This doesn’t mean we have to choose between loving our children with all our hearts and loving everyone else. One of my favorite Swedenborgian concepts is that in the long run, caring for an individual and caring for the good of all make for one and the same thing. For example, if we teach a child to care for the less privileged, we’re serving the less privileged and our child by creating the foundation for a life—an eternal life!—of joyful service. It’s not an either/or situation, so it’s a useful exercise to ask in any situation whether there is a course of action that will be best both for our children and for everyone with whom they are interacting.

2.  Protect your child’s freedom and sense of self—even if it’s easier not to.

My personality is such that I find it much easier to just do things myself than to try to help others do them. In some situations, this is a useful trait; in many others, though, it’s a failing. This is particularly true in parenting: it is much easier to pick up after my kids than it is to coax them to pick up after themselves. It is much easier to wrangle over my son’s head whatever shirt I choose than it is to patiently wait while he tries to choose between dinosaurs and robots.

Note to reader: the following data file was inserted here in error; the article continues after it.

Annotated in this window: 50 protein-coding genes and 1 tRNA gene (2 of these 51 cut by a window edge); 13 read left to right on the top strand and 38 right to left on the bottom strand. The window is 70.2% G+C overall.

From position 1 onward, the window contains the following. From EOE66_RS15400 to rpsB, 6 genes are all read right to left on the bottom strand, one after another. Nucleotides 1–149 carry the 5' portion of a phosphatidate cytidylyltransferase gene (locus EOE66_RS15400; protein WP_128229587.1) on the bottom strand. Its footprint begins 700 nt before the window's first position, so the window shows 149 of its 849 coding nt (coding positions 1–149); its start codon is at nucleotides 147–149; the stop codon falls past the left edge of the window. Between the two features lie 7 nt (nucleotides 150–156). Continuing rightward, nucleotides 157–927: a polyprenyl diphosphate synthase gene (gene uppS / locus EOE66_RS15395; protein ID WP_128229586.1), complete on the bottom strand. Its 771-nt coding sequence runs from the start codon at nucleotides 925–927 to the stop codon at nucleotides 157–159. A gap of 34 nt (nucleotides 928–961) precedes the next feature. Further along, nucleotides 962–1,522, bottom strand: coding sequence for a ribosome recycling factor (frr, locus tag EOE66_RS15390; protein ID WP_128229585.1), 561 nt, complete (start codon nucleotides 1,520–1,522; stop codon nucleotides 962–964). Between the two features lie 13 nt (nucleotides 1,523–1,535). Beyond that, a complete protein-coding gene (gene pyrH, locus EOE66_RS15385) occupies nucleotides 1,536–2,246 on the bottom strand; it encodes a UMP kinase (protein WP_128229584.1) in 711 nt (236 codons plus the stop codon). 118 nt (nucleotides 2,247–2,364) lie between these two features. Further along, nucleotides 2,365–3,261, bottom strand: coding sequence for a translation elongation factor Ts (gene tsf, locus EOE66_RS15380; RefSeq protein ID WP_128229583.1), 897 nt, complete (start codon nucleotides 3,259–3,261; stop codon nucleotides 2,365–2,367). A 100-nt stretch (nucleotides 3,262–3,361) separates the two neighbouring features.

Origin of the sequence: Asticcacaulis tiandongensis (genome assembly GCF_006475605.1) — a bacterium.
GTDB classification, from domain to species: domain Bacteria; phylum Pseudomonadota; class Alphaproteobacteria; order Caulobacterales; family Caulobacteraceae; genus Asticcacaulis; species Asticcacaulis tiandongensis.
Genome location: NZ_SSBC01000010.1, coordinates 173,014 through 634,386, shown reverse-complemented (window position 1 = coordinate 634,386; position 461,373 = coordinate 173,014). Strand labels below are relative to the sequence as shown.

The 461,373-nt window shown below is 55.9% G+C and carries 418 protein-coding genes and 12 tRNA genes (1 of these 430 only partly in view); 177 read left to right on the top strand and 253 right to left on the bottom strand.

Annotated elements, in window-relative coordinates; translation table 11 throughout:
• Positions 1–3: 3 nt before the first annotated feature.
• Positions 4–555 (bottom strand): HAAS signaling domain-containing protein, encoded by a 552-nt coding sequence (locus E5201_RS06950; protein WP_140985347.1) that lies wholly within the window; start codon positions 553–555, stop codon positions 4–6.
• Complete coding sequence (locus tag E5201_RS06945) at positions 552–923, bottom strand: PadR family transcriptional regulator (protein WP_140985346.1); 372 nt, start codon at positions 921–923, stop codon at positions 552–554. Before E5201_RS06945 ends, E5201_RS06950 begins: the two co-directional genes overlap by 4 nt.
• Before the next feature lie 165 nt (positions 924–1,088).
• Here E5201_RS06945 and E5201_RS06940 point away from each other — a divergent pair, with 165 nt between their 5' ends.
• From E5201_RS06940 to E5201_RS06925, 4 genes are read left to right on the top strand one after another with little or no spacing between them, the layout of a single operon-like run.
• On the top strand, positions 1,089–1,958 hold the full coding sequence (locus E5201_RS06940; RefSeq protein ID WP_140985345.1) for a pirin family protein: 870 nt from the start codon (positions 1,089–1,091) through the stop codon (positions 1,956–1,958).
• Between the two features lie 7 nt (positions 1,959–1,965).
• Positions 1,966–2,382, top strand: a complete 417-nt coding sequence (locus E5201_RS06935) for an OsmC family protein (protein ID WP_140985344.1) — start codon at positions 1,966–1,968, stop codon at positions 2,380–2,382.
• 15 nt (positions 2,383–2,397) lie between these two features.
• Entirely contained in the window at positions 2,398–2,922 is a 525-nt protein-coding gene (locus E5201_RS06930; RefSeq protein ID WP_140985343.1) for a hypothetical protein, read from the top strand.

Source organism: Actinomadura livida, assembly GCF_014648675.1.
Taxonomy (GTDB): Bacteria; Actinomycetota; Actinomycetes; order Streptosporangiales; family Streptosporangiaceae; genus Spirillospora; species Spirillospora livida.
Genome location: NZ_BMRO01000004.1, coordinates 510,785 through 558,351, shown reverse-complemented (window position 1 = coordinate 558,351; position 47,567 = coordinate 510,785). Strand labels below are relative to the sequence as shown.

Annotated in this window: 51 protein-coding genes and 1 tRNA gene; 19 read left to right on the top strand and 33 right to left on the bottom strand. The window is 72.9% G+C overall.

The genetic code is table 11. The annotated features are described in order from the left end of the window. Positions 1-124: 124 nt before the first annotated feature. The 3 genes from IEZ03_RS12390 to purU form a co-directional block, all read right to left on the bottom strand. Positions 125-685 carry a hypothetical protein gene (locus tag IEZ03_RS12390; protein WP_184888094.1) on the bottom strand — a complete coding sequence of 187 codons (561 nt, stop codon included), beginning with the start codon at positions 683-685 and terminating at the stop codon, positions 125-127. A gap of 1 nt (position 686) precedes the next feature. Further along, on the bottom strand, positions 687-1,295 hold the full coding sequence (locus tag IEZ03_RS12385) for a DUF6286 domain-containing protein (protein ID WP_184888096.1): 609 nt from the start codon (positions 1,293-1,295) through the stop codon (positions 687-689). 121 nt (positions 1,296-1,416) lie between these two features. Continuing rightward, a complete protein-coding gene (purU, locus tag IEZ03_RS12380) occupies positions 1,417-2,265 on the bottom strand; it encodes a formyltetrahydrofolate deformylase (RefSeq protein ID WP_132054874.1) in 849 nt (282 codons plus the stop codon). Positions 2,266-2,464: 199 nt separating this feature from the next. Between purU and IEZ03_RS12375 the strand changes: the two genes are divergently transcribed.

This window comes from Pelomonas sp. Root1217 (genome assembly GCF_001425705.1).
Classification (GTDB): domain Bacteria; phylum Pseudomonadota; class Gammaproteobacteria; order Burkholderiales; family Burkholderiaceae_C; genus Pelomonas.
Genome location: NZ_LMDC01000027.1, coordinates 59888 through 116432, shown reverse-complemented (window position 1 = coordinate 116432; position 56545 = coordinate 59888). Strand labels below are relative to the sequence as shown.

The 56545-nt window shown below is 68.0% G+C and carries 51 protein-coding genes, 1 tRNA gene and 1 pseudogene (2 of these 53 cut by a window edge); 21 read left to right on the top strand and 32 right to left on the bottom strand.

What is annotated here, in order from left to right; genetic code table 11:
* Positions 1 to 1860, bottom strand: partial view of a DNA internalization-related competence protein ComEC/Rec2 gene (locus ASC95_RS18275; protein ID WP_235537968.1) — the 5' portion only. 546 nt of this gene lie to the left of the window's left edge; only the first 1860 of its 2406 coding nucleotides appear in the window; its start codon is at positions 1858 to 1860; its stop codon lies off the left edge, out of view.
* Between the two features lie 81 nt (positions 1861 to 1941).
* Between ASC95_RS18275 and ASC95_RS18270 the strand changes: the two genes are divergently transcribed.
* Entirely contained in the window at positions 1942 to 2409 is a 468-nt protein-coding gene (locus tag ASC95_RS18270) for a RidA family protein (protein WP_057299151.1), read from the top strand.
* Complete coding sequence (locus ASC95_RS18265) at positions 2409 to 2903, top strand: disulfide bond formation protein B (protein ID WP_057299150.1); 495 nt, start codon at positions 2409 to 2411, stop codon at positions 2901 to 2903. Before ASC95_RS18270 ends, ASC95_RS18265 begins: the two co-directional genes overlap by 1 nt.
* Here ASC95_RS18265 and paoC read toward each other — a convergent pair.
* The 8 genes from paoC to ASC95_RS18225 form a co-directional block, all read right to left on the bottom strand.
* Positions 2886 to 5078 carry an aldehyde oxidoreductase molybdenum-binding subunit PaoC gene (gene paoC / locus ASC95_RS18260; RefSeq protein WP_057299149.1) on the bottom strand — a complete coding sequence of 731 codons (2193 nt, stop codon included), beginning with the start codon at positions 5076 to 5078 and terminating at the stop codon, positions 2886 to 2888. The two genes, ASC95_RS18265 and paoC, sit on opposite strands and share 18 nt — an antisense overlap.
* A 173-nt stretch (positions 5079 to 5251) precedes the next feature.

It is significantly harder to offer a child freedom and a sense of self than it is to do everything for them. It takes much more work, but I remind myself often that the work is worth it. We do have to set limits, of course. But within those limits, it is vital that children be free to make choices and to have a sense that they are acting from themselves.

The book Divine Providence expresses just how much the Lord cares about human freedom. One of the Lord’s greatest gifts to us is heavenly freedom: the sense that we act from ourselves and that from this we have the ability to act with free will. According to Swedenborg:

The Lord protects our freedom the way we protect the pupil of our eye. The Lord . . . is constantly using our freedom to lead us away from our evils, and to the extent that he can do so through our freedom, he uses that freedom to plant good things within us. In this way, step by step he gives us heavenly freedom in place of hellish freedom. (Divine Providence §97)

It’s not easy to watch my kids make choices I don’t want them to make. But I remember that it’s not easy for the Lord to watch me make choices he’d rather didn’t make—and yet, he keeps giving me the freedom to make those choices. I think it’s important that I offer the same gift to my kids.

3.  Discipline with a purpose.